Putting a Bounty on Social Impact: Interview with Atul Varde – THNK FSTVL

Heather caught up with our friend Atul Varde, to discuss the project he has been developing at the THNK creative leadership program in Vancouver, BC. Atul has been an executive in one of Canada’s largest credit unions for the past 6 years where he has helped develop financial technology that credit union members use daily. At THNK he developed an idea for directing current financial technology towards social problems – and discovers the profit margin that drives it.

I would like to start by asking you to introduce yourself.

My name is Atul Varde. I am an engineer by training. I studied Electrical Biomedical Engineering. And then, a long time ago I went into the nuclear industry and designed information systems. Eventually, I started my own company and somehow ended up in the financial services sector. Most of my clients during that long length of time were financial institutions. We advised them on mergers and built systems, loan processing systems and so on for them. It was a lot of fun. That was a good run. But I sort of wanted to do something different. Paint on a bigger canvas with more colors, if you wish. So for the past 6 years I took on an executive management, CIO role with one of the larger credit unions in Canada, Infinity Credit Union. Which is the role I’m in now. The engineer in me continues to tinker on. In financial services we’ve tried to engage in innovation to the extent that our regulatory structure permits us. And this is a great time to be in Fin-Tech because there’s a lot going on. So that part of my role has been very enjoyable.

What are you currently working on?

We are working on a number of financial technologies right now. I suppose I should look at it from a broader point of view. There are the things that we’ve done in the credit union, retail financial space: mobile payments would be one example. We’ve been tinkering with several approaches to mobile payments for the past couple of years and we are hoping to see some of that come to fruition soon. Prior to that we pioneered the introduction of remote deposit capture technology to the Canadian market about 2 years ago. That was great because we gained some experience in bringing a new technology to a new market, adapting it to the requirements of that particular market, and getting a technical marketing ecosystem of many many participants to work in unison towards a common goal in a reasonably agile manner. So, that worked very well and was well received by the membership. The uptake in the beginning was pretty much a hockey-stick curve, so that was great to see.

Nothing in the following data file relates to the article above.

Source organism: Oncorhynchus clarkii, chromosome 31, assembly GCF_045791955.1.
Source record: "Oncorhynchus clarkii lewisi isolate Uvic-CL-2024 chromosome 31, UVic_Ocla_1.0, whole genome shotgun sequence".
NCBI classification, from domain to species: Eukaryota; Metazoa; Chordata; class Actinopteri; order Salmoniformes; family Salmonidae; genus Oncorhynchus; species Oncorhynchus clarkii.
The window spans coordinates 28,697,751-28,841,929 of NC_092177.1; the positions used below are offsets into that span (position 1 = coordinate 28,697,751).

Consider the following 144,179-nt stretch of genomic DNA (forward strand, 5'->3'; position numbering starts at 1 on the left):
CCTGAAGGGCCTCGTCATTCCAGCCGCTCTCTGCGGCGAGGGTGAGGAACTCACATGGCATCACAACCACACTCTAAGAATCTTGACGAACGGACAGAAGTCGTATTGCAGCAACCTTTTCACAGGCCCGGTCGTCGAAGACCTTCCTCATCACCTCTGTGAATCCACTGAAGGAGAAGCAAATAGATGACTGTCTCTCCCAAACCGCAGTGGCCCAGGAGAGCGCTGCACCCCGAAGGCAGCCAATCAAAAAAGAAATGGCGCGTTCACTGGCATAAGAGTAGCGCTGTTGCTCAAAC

In addition to that, I’ve been involved in THNK since the beginning of 2015 and that’s led to down in more of a personal journey of exploration. Our challenge project as part of the THNK journey was something we ended up calling: Social Investment Banking. That was essentially a fusion of 3 proven concepts. We took the Social Impact Bond (SIB) a fairly well-understood construct, and combined that with the idea of community investment co-ops as a very convenient, efficient way of raising funds from retail investors. The whole idea was to essentially bring innovative solutions to government-funded, social problems, matching or combining them with private capital and doing so at a global scale on an exchange. So you could do this in a very efficient manner with a flexible risk allocation between the tax-payer and private capital. Where private capital would have a very attractive financial instrument to get competitive, fixed-income returns from or for innovative solutions that make the delivery of social programs more efficient. And, to essentially recycle these funds. If all goes well, then the money comes back to the investor where they can then re-invest those funds back into another social impact bond and benefit more participants. So that was one thing. We haven’t actually put it into practice.

Provided we can free up enough time, we are keen to see some of this put into action.

What was the original challenge?